Next ERO Review

When is ERO likely to review the service again?

The next ERO review of Kreative Kidz will be within two years.

Dale Bailey

Deputy Chief Review Officer Northern

11 June 2015

The Purpose of ERO Reports

The Education Review Office (ERO) is the government department that, as part of its work, reviews early childhood services throughout Aotearoa New Zealand. ERO’s reports provide information for parents and communities about each service’s strengths and next steps for development. ERO’s bicultural evaluation framework Ngā Pou Here is described in SECTION 3 of this report. Early childhood services are partners in the review process and are expected to make use of the review findings to enhance children's wellbeing and learning.

2 Information about the Early Childhood Service



Ministry of Education profile number


Licence type

Education & Care Service

Licensed under

Education (Early Childhood Services) Regulations 2008

Number licensed for

75 children, including up to 20 aged under 2

Service roll


Gender composition

Boys 42

Girls 25

Ethnic composition







Percentage of qualified teachers

0-49% 50-79% 80% Based on funding rates


Reported ratios of staff to children

Under 2


Meets minimum requirements


Over 2


Meets minimum requirements

Review team on site

April 2015

Date of this report

11 June 2015

Most recent ERO report(s)

Education Review

March 2012


Supplementary Review

March 2011


Education Review

January 2010

3 General Information about Early Childhood Reviews

ERO’s Evaluation Framework

ERO’s overarching question for an early childhood education review is ‘How well placed is this service to promote positive learning outcomes for children?’ ERO focuses on the following factors as described in the bicultural framework Ngā Pou Here:

  • Pou Whakahaere – how the service determines its vision, philosophy and direction to ensure positive outcomes for children
  • Pou Ārahi – how leadership is enacted to enhance positive outcomes for children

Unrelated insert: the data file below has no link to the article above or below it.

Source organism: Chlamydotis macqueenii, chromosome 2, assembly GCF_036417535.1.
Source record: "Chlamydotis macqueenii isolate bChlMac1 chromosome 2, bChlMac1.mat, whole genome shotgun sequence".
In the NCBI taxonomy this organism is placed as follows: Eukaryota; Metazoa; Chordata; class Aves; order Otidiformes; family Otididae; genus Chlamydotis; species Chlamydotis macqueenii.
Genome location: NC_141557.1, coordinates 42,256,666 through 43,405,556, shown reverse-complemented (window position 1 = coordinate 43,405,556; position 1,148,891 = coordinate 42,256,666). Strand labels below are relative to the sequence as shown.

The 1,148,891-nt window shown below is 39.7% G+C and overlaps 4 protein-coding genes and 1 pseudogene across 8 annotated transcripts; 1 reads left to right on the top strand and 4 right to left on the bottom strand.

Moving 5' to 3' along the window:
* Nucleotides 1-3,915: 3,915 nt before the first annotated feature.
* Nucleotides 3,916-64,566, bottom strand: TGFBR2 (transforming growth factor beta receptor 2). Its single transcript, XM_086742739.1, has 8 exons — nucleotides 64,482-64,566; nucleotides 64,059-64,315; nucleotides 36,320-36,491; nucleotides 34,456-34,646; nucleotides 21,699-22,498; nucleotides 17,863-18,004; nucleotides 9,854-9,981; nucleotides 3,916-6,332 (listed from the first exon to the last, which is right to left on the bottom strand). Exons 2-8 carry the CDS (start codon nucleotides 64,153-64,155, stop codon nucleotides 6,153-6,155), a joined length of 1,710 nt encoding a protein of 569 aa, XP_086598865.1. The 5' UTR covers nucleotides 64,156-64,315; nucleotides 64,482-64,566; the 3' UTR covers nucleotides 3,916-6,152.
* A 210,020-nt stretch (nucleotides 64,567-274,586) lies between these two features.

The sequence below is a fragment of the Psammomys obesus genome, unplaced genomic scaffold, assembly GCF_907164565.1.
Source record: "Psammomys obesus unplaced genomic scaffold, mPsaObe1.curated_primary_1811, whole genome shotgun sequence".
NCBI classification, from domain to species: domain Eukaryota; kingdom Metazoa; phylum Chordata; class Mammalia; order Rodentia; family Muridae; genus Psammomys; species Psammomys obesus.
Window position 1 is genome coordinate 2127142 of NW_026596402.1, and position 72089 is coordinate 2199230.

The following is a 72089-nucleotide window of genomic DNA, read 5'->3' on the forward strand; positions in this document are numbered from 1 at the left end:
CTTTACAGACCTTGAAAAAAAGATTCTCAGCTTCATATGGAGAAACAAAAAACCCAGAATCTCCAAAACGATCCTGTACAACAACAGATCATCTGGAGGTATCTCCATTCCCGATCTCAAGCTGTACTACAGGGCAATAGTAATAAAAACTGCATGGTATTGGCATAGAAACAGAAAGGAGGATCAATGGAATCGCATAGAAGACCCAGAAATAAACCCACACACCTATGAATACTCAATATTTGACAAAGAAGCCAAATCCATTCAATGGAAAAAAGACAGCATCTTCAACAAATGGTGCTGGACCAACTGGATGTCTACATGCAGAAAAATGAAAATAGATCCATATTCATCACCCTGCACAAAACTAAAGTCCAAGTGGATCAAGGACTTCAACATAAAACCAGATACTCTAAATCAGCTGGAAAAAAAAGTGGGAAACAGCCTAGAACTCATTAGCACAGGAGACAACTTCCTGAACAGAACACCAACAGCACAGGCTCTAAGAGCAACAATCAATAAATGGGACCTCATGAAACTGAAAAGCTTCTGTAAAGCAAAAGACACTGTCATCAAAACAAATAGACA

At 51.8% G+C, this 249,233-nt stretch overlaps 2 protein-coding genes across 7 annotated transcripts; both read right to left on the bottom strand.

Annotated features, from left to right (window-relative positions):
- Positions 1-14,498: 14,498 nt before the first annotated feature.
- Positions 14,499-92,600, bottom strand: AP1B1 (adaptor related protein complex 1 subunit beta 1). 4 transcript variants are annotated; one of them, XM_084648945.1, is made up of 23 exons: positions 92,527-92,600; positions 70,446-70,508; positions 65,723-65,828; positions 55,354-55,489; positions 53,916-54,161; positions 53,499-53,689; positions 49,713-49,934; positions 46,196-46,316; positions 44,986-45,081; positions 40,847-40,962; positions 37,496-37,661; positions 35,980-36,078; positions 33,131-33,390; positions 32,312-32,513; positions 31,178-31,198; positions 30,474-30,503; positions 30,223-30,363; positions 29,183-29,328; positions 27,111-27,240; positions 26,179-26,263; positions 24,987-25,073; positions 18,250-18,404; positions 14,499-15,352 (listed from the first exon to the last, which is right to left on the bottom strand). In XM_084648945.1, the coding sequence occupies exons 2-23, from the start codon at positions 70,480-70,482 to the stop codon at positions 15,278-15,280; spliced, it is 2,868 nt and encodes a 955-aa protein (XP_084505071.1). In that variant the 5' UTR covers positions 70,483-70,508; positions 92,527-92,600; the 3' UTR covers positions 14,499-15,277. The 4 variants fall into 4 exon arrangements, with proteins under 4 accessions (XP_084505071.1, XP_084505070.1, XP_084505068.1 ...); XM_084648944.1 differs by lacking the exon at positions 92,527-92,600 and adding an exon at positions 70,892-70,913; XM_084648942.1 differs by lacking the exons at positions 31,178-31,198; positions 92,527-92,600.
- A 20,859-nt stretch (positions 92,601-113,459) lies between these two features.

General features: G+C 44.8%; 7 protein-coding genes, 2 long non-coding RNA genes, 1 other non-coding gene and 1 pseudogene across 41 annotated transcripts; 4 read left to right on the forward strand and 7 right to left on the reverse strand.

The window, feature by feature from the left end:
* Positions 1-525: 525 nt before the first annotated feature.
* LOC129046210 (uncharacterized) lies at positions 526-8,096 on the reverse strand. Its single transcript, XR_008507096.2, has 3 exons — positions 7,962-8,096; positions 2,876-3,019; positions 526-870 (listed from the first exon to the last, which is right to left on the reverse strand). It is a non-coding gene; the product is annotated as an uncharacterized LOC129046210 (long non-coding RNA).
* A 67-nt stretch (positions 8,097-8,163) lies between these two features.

• Mātauranga – whose knowledge is valued and how the curriculum is designed to achieve positive outcomes for children
  • Tikanga whakaako – how approaches to teaching and learning respond to diversity and support positive outcomes for children.

Within these areas ERO considers the effectiveness of arotake – self review and of whanaungatanga – partnerships with parents and whānau.

ERO evaluates how well placed a service is to sustain good practice and make ongoing improvements for the benefit of all children at the service.

A focus for the government is that all children, especially priority learners, have an opportunity to benefit from quality early childhood education. ERO will report on how well each service promotes positive outcomes for all children, with a focus on children who are Māori, Pacific, have diverse needs, and are up to the age of two.

For more information about the framework and Ngā Pou Here refer to ERO’s Approach to Review in Early Childhood Services.

ERO’s Overall Judgement and Next Review

The overall judgement that ERO makes and the timing of the next review will depend on how well placed a service is to promote positive learning outcomes for children. The categories are:

  • Very well placed – The next ERO review in four years
  • Well placed – The next ERO review in three years
  • Requires further development – The next ERO review within two years
  • Not well placed - The next ERO review in consultation with the Ministry of Education

ERO has developed criteria for each category. These are available on ERO’s website.

Review Coverage

ERO reviews are tailored to each service’s context and performance, within the overarching review framework. The aim is to provide information on aspects that are central to positive outcomes for children and useful to the service.